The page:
Liturgical adventures during Coronavirus times

Picture above: Connemara landscape (photo © Nofarrell /


Across much of Europe, church services and other faith gatherings were very limited or non-existent at the height of the coronavirus pandemic. In many countries, churches remained open for private prayer, but there were some countries where churches were locked. For me, as perhaps for many others in these difficult times, the online services streamed by various congregations have been an unexpected blessing.

Staying closer to home during the pandemic has prompted me to explore the world of streamed Roman Catholic liturgies. I could never have anticipated just what a rich and fulfilling adventure it would be.

For many of us across Europe, the period of constrained movement extended for about six weeks from mid-March until the start of May – although in some countries, it started later and ran on right through May.

Across much of Europe, church services and other faith gatherings were very limited or non-existent. In many countries, churches remained open for private prayer, but there were some countries (such as Britain) where churches were locked.

A defining moment

A striking online encounter, one which was widely acclaimed as a very timely intervention early in the pandemic, was the unusual 22 March service presided over by the Pope on the sagrata outside St Peter’s Basilica in front of the empty square. It was a desolate scene on a rainy evening which was superbly staged, slipping seamlessly from the reading and homily (outside) to vespers (inside St Peter’s) and concluding with a urbi et orbi blessing. The homily was remarkable, with its iterative play on the words "Perché avete paura? Non avete ancora fede?" (Why are you afraid? Have you no faith?"). An English translation of that homily is available online.

The Santa Marta Masses

For many Roman Catholics, the Coronavirus period brought an unexpected bonus. For from Monday 9 March through to Monday 18 May inclusive, Pope Francis’ morning celebration of Holy Mass in the beautiful chapel of the Casa Santa Marta was streamed to the wider world. The Casa Santa Marta is the Vatican residence where Pope Francis lives.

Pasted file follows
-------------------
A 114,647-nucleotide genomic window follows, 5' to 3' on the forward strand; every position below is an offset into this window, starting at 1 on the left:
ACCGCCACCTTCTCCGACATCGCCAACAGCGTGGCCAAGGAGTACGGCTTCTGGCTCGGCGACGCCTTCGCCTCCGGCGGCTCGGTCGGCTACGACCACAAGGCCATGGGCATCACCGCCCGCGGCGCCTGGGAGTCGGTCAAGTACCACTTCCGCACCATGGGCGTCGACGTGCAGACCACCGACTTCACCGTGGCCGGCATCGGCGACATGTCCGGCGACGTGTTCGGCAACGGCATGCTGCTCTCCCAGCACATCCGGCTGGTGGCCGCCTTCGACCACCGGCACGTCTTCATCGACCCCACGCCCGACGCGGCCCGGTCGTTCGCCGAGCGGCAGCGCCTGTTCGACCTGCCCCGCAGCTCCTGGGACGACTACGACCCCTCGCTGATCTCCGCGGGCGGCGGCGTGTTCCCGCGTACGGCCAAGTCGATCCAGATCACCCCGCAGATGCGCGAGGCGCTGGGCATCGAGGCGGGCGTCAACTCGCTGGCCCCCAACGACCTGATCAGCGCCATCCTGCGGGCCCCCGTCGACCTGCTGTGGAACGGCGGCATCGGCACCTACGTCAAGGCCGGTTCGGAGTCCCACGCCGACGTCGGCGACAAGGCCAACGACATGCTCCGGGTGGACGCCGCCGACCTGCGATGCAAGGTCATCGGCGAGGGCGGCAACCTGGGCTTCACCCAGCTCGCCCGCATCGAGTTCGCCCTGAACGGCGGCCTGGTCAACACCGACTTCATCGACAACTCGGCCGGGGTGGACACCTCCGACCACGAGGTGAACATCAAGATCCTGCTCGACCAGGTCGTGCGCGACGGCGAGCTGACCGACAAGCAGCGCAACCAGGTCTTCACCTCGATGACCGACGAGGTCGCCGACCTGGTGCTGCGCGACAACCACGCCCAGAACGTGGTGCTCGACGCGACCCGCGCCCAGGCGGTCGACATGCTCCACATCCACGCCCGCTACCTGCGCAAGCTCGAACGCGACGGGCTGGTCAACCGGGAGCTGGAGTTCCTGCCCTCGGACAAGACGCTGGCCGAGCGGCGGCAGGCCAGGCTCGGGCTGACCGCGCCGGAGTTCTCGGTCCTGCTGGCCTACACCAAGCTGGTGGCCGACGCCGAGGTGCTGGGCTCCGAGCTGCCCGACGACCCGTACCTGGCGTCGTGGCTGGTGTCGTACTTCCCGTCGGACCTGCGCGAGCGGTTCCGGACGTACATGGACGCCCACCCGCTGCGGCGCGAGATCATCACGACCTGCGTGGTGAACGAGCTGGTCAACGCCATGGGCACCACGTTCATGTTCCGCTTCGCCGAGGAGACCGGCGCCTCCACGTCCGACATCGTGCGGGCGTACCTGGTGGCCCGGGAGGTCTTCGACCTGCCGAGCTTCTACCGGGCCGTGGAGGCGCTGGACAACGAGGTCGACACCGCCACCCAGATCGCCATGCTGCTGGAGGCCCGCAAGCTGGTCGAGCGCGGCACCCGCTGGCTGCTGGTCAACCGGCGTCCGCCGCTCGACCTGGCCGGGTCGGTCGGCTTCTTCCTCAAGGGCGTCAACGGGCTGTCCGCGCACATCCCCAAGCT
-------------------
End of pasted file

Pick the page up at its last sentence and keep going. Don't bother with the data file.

There was a real intimacy to these daily services, despite the fact that thousands of the faithful were joining them from their own homes. I found the Pope’s off-the-cuff homilies were especially good. And a big vote of thanks to Sister Bernadette Reis whose prayerful English-language voice-over, and translations of the readings and homily, really enhanced the encounters.

The Santa Marta Masses can still be accessed online, and let’s hope they remain for posterity.

Easter Services from St Peter’s in Rome

Many Catholics across Europe could not attend in person the great services of Holy Week and the Easter Triduum. These were streamed by the Vatican from St Peter’s. All are still available online. Note that in each case you can download the beautifully produced booklet (see the ‘attachments’ section of the relevant webpage) to accompany the service.

So often in these major set-piece services, we are members of a congregation of hundreds or even thousands. Yet, suddenly in 2020, there was an unexpected blessing. Alone in their own homes, Catholics across Europe were able to get a close-up view of the altar. It was a chance to feel involved in a way that some had perhaps never previously experienced. Here are links to five main services:

Oxford Diversions

With such a feast of online offerings from the Vatican, some Catholics probably never explored what was on offer from local parishes. But, for those who did, there were gems aplenty. I joined services from the University of Oxford Catholic Chaplaincy, but the real stars were services at Blackfriars and the Oxford Oratory which have been archived online.

The Dominicans at Blackfriars in Oxford streamed their daily conventual Mass and a number of other services, including Tenebrae on the last three mornings of Holy Week. Here’s a link to the Tenebrae service on Maundy Thursday.

Another memorable Blackfriars service was their Pentecost Rosary vigil.

For a dose of Tridentine style, the Oratorians in Oxford are always wonderful. Try this simple but striking Latin Tridentine Mass on the Feast of St Philip Neri (26 May). St Philip was the founder of the Congregation of the Oratory. There’s also a booklet to accompany that Mass.

Nicky Gardner
(co-editor, hidden europe magazine)